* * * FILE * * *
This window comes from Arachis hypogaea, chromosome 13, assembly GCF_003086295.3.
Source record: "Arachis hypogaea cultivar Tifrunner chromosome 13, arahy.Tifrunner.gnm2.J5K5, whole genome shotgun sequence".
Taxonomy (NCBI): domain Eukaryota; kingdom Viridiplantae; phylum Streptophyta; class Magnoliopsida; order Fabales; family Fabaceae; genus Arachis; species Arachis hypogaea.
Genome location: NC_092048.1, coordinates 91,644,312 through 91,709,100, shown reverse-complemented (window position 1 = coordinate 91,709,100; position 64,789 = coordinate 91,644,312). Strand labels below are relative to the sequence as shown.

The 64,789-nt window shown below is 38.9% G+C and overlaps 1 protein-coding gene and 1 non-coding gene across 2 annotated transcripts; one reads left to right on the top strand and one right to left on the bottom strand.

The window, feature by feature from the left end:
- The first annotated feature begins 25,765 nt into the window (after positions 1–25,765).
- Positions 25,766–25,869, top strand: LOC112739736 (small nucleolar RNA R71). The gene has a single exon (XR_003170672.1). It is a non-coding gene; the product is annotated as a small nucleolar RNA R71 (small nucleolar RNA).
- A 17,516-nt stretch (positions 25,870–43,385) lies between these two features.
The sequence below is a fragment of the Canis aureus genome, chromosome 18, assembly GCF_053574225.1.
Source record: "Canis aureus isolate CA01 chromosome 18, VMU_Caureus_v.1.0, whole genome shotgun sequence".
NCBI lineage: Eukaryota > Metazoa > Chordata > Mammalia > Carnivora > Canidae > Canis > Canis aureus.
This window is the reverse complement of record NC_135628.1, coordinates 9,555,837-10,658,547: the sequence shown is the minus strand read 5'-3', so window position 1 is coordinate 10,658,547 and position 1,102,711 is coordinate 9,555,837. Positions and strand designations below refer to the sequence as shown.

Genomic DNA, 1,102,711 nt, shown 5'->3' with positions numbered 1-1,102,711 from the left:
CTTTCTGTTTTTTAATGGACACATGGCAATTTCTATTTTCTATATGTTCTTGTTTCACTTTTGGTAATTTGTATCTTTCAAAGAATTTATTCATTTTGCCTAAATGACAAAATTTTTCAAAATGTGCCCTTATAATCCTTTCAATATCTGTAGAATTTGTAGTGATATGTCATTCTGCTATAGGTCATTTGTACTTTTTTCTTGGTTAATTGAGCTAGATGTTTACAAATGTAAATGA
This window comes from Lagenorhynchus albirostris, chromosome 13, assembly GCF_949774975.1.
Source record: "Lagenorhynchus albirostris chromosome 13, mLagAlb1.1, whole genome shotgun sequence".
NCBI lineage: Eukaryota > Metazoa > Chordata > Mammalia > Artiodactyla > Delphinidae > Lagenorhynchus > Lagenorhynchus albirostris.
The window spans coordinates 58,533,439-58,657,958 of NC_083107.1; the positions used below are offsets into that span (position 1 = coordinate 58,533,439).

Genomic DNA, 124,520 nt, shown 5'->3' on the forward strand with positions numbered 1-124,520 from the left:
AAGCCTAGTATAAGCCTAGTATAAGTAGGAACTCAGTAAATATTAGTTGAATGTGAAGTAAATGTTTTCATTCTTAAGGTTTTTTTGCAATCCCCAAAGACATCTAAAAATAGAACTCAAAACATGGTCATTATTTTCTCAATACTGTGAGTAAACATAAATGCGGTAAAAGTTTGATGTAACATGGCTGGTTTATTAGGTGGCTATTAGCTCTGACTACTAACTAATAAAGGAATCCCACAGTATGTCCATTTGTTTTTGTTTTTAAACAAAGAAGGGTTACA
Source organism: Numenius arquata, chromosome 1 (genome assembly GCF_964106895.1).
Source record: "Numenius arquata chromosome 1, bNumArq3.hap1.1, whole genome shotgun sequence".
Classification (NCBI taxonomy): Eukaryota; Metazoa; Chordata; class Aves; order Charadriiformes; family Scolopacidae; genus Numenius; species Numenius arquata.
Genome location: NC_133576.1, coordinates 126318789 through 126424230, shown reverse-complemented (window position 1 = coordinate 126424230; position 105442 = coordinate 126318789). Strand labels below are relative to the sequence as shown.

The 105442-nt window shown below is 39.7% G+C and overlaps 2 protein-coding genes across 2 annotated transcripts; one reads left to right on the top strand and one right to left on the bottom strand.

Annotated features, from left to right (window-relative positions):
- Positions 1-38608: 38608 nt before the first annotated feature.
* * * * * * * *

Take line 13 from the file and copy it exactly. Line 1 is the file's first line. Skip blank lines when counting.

This window is the reverse complement of record NC_135628.1, coordinates 9,555,837-10,658,547: the sequence shown is the minus strand read 5'-3', so window position 1 is coordinate 10,658,547 and position 1,102,711 is coordinate 9,555,837. Positions and strand designations below refer to the sequence as shown.